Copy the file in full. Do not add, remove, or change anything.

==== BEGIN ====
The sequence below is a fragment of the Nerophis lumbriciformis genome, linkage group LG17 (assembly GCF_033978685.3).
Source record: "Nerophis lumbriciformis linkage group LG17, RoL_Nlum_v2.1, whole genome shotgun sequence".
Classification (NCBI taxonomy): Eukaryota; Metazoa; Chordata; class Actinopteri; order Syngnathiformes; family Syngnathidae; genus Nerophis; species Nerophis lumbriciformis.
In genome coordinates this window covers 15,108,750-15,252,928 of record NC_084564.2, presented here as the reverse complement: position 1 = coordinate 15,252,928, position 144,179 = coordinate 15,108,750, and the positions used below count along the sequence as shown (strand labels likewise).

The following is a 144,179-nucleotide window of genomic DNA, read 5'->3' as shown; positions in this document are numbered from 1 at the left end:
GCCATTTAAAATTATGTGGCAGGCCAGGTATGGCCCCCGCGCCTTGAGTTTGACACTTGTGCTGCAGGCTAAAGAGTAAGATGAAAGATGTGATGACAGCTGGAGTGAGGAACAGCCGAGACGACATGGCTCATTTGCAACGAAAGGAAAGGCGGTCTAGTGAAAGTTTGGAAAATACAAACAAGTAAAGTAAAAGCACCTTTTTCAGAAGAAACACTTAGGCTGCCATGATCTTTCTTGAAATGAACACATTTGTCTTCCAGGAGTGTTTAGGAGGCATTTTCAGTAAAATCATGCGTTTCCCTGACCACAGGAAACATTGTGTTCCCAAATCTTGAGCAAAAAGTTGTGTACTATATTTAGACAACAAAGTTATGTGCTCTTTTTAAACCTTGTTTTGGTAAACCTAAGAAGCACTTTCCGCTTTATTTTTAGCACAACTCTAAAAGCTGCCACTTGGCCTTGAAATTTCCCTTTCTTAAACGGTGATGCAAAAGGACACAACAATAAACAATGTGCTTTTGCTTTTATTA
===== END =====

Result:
The sequence below is a fragment of the Nerophis lumbriciformis genome, linkage group LG17 (assembly GCF_033978685.3).
Source record: "Nerophis lumbriciformis linkage group LG17, RoL_Nlum_v2.1, whole genome shotgun sequence".
Classification (NCBI taxonomy): Eukaryota; Metazoa; Chordata; class Actinopteri; order Syngnathiformes; family Syngnathidae; genus Nerophis; species Nerophis lumbriciformis.
In genome coordinates this window covers 15,108,750-15,252,928 of record NC_084564.2, presented here as the reverse complement: position 1 = coordinate 15,252,928, position 144,179 = coordinate 15,108,750, and the positions used below count along the sequence as shown (strand labels likewise).

The following is a 144,179-nucleotide window of genomic DNA, read 5'->3' as shown; positions in this document are numbered from 1 at the left end:
GCCATTTAAAATTATGTGGCAGGCCAGGTATGGCCCCCGCGCCTTGAGTTTGACACTTGTGCTGCAGGCTAAAGAGTAAGATGAAAGATGTGATGACAGCTGGAGTGAGGAACAGCCGAGACGACATGGCTCATTTGCAACGAAAGGAAAGGCGGTCTAGTGAAAGTTTGGAAAATACAAACAAGTAAAGTAAAAGCACCTTTTTCAGAAGAAACACTTAGGCTGCCATGATCTTTCTTGAAATGAACACATTTGTCTTCCAGGAGTGTTTAGGAGGCATTTTCAGTAAAATCATGCGTTTCCCTGACCACAGGAAACATTGTGTTCCCAAATCTTGAGCAAAAAGTTGTGTACTATATTTAGACAACAAAGTTATGTGCTCTTTTTAAACCTTGTTTTGGTAAACCTAAGAAGCACTTTCCGCTTTATTTTTAGCACAACTCTAAAAGCTGCCACTTGGCCTTGAAATTTCCCTTTCTTAAACGGTGATGCAAAAGGACACAACAATAAACAATGTGCTTTTGCTTTTATTA